It’s tempting to see today’s special conference in London as the end of a process. Miliband’s party reforms will pass by a handsome majority (75% is a conservative estimate) and in some pretty fundamental ways the Labour Party will change forever. Out goes the three-part electoral college to be replaced by OMOV. Within the lifetime of many party members the Labour leader was elected by MPs alone – now (after nomination) their votes will count for no more or less than yours or mine.
That’s a significant step forwards. Miliband will call it the largest transfer of power in the Labour Party for nearly a hundred years and the biggest transfer of power to members in he history of the party. And it also gives the party the potential to expand from a membership lower than 200,000 and begin to think big thoughts about how large Labour could become. Done right, a party membership of 500,000 could be in reach, bringing in trade unionists and registered supporters to strengthen and build our party.
But why stop there?
Why shouldn’t Labour aspire to being a million member party? At a time when interest in party politics is on the wane, such an aspiration would show the breadth and depth of Miliband’s ambition. It might sound ludicrous, but twelve months ago so did OMOV for leadership elections and opt-in for affiliates. So let’s aim high.
Yet if Miliband feels that today marks the end of this process, rather than the start, then all his efforts may have been for nought. The party reform process cannot end today, ossified in the ExCel Centre until the Labour Party next feels the need to turn inwards, tear itself apart and then put itself back together again. It must be a continual process – a permenant revolution, if you like – beginning with handing more power over Labour’s 2015 manifesto to members. If the party and the leadership are truly willing to trust the members – as Miliband claims – then this would be a tangible way of showing that’s the case. Opening up party structures to make them fit better with the 21st century and ending the tyranny of “minutes of the last meeting” culture would be desirable too.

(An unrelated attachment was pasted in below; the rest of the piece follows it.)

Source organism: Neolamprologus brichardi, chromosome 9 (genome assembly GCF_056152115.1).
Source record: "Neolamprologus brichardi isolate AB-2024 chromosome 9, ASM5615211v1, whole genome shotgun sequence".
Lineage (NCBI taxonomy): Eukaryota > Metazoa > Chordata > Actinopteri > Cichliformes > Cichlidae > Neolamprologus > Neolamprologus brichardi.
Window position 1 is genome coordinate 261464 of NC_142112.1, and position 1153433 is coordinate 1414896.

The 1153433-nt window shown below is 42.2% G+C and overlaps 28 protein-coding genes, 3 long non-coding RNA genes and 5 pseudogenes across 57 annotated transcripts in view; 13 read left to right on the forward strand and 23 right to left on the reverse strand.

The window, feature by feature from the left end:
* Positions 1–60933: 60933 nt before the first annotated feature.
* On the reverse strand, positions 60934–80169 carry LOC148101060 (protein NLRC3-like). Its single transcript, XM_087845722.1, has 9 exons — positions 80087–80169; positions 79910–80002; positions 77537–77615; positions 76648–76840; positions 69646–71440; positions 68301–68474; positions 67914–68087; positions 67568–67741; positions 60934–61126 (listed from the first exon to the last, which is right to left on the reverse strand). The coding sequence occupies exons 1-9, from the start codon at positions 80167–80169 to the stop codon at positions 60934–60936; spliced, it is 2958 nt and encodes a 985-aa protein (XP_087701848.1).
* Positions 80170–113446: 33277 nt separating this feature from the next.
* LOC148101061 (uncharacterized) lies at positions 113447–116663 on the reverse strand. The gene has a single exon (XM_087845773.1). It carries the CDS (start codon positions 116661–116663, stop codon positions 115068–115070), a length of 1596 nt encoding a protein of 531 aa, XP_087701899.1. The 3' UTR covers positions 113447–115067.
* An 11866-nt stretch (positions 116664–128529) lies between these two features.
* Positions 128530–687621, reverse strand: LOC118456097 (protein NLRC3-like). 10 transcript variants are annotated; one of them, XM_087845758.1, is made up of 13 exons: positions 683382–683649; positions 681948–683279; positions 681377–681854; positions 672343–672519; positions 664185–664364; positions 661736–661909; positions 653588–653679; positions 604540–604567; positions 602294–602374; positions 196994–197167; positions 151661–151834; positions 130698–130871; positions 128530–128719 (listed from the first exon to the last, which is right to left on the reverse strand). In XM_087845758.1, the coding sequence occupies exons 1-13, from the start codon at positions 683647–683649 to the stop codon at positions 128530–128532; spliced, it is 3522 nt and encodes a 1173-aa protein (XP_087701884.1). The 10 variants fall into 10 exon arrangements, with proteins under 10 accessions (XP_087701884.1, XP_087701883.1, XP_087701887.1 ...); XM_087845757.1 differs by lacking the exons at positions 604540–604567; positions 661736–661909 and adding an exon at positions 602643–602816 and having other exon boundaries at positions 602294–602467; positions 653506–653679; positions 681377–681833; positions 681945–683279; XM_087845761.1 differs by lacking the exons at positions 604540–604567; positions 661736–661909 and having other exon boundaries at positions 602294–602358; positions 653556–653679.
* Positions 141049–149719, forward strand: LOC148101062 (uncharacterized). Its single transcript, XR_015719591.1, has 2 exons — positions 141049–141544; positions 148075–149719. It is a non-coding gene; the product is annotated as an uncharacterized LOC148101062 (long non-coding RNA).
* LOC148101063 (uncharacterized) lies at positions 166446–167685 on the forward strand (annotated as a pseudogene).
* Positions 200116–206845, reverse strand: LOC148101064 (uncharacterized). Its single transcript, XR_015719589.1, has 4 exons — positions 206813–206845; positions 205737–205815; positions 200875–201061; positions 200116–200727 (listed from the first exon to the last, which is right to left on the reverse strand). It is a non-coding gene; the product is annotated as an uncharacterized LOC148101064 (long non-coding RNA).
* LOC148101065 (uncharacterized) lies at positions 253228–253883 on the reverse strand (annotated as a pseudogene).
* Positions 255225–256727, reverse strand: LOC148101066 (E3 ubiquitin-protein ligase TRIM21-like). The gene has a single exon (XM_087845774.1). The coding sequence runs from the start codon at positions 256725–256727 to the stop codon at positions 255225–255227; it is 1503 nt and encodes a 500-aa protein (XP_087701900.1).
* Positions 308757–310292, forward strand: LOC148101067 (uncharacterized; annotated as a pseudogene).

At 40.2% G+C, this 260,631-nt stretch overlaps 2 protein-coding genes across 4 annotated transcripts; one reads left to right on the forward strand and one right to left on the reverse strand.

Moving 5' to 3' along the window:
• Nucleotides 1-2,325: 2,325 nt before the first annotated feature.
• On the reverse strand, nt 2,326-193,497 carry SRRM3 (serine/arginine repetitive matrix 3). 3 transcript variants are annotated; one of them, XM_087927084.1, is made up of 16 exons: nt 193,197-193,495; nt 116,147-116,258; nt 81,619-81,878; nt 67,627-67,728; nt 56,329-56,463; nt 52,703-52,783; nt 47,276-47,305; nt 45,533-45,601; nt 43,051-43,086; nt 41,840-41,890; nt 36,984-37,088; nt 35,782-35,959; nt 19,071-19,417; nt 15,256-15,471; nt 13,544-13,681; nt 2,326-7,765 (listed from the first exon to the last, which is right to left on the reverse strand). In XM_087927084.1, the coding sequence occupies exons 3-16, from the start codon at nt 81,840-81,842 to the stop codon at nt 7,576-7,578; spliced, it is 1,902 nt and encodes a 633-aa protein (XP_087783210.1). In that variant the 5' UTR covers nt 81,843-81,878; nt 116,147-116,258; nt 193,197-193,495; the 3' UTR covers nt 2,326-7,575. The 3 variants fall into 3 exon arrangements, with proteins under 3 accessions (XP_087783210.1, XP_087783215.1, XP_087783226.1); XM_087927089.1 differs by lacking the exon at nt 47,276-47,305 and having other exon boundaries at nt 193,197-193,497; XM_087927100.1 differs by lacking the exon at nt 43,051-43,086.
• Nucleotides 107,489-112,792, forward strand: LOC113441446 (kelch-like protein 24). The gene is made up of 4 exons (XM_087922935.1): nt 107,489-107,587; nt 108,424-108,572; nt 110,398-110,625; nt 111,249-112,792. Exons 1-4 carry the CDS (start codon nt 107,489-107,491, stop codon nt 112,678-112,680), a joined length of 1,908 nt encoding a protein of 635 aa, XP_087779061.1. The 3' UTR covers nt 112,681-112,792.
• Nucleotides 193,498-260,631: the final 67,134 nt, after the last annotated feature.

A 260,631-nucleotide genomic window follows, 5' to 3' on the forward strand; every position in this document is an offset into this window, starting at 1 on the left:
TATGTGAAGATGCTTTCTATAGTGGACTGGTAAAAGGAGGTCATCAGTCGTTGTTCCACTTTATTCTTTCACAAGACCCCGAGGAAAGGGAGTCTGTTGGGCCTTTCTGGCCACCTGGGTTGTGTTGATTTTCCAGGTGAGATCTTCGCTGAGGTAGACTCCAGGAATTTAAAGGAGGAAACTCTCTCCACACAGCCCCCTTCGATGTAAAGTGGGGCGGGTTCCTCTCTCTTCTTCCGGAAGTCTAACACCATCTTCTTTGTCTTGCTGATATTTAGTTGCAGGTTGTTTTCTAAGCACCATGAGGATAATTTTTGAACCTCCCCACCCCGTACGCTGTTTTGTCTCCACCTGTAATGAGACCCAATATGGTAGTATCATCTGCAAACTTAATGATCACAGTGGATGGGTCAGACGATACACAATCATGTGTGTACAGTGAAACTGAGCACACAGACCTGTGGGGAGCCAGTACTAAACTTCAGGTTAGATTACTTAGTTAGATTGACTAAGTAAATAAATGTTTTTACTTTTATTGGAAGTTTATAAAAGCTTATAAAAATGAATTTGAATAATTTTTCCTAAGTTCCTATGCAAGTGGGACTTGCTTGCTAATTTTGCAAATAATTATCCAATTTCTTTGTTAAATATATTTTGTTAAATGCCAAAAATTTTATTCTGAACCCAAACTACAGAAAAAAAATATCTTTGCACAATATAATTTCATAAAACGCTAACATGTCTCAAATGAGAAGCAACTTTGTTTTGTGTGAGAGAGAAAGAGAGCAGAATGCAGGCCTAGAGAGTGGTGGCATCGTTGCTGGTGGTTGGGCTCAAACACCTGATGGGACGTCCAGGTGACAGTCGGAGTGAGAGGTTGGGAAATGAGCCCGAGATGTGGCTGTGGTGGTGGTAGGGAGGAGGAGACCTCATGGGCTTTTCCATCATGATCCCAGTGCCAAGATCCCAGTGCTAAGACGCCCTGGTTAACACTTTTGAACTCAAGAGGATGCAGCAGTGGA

More importantly though, it’s no good Labour saying that we’re open, inclusive and democratic if a) we aren’t and b) if we’re not able to excite, enthuse and inspire people to join us. The best recruiting sergeant for a bigger Labour Party isn’t a better set of internal structures (although that helps) but a bold, imaginative and inspiring agenda for Britain. If Miliband can package up some of Jon Cruddas’s radicalism and pair it with some of the inclusive campaigning methods that Arnie Graf has brought to the party, then this could be the start of an exciting journey towards a bigger, better, bolder party. But if Miliband sees this as “mission complete”, fails to make a big offer to the electorate and allows the Labour Party to retreat back into its cosy shell of minutes, meetings and cliques – then this will have been a missed opportunity.